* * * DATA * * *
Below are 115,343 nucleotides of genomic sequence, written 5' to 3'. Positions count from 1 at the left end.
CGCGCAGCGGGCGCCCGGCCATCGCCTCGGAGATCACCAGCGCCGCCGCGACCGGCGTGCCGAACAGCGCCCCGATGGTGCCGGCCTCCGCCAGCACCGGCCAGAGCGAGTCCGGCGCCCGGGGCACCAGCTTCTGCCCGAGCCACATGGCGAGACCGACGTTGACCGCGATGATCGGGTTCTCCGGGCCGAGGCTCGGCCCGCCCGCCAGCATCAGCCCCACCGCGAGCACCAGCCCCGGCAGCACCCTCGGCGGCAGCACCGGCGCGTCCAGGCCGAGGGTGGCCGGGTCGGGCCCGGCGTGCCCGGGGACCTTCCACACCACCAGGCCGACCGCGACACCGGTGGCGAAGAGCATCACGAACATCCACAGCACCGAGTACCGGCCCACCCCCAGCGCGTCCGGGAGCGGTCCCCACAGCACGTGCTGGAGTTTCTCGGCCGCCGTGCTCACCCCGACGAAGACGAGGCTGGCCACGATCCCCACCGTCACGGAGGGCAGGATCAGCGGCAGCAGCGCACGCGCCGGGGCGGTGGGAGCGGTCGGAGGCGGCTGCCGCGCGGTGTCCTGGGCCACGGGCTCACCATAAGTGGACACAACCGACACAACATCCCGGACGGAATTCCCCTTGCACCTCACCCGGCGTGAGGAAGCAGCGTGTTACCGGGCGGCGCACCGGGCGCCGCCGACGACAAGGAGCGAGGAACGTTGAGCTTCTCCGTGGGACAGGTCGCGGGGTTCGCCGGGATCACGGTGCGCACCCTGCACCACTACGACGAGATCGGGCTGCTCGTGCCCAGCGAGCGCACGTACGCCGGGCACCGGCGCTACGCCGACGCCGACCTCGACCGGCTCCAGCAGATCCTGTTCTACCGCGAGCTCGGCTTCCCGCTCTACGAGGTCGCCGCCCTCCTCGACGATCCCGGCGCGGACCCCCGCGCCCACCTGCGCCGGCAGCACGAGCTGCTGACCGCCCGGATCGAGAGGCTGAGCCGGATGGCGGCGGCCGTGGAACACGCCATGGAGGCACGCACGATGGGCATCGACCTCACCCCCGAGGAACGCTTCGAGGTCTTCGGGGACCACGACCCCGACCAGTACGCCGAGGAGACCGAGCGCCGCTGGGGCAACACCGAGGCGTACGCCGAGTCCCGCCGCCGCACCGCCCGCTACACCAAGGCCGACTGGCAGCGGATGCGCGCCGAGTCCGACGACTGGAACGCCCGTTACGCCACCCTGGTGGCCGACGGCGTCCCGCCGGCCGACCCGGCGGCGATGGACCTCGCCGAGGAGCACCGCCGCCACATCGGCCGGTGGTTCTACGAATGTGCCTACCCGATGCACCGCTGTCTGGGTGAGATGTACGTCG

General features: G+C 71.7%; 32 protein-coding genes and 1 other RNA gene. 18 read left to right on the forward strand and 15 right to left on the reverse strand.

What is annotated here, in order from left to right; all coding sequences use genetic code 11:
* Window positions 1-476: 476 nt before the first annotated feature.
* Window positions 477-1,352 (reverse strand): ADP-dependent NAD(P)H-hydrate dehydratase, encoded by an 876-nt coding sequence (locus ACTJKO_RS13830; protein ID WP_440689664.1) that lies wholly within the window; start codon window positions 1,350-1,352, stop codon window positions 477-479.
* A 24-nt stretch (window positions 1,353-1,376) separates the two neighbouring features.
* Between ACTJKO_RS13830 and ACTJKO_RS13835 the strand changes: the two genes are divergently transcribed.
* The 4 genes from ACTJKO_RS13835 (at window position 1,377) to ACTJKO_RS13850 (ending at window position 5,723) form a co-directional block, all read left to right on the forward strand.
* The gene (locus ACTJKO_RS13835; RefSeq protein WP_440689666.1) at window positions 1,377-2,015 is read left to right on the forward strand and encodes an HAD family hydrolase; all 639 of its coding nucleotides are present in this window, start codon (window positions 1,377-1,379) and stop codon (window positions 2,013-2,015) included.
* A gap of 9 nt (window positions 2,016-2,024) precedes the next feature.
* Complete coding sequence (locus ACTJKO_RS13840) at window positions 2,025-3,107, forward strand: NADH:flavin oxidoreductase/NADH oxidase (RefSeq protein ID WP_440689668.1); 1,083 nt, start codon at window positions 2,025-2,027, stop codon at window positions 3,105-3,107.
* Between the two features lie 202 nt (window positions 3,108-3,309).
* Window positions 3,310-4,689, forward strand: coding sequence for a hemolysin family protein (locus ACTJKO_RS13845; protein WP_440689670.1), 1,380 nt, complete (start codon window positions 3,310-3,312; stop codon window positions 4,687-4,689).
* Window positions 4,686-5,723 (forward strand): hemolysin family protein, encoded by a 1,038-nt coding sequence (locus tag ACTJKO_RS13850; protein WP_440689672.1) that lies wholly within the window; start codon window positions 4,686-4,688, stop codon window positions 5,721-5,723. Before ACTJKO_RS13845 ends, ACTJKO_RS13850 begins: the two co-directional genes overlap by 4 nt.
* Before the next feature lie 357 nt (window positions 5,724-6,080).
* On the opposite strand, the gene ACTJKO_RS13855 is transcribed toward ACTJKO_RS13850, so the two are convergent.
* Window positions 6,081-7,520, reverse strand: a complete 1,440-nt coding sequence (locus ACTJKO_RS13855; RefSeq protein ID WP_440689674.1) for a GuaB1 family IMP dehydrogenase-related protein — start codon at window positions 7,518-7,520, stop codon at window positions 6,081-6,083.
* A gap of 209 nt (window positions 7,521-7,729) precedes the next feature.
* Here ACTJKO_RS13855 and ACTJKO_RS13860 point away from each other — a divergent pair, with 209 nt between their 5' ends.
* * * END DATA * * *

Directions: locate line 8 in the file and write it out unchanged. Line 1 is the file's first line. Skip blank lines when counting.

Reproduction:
* Between ACTJKO_RS13830 and ACTJKO_RS13835 the strand changes: the two genes are divergently transcribed.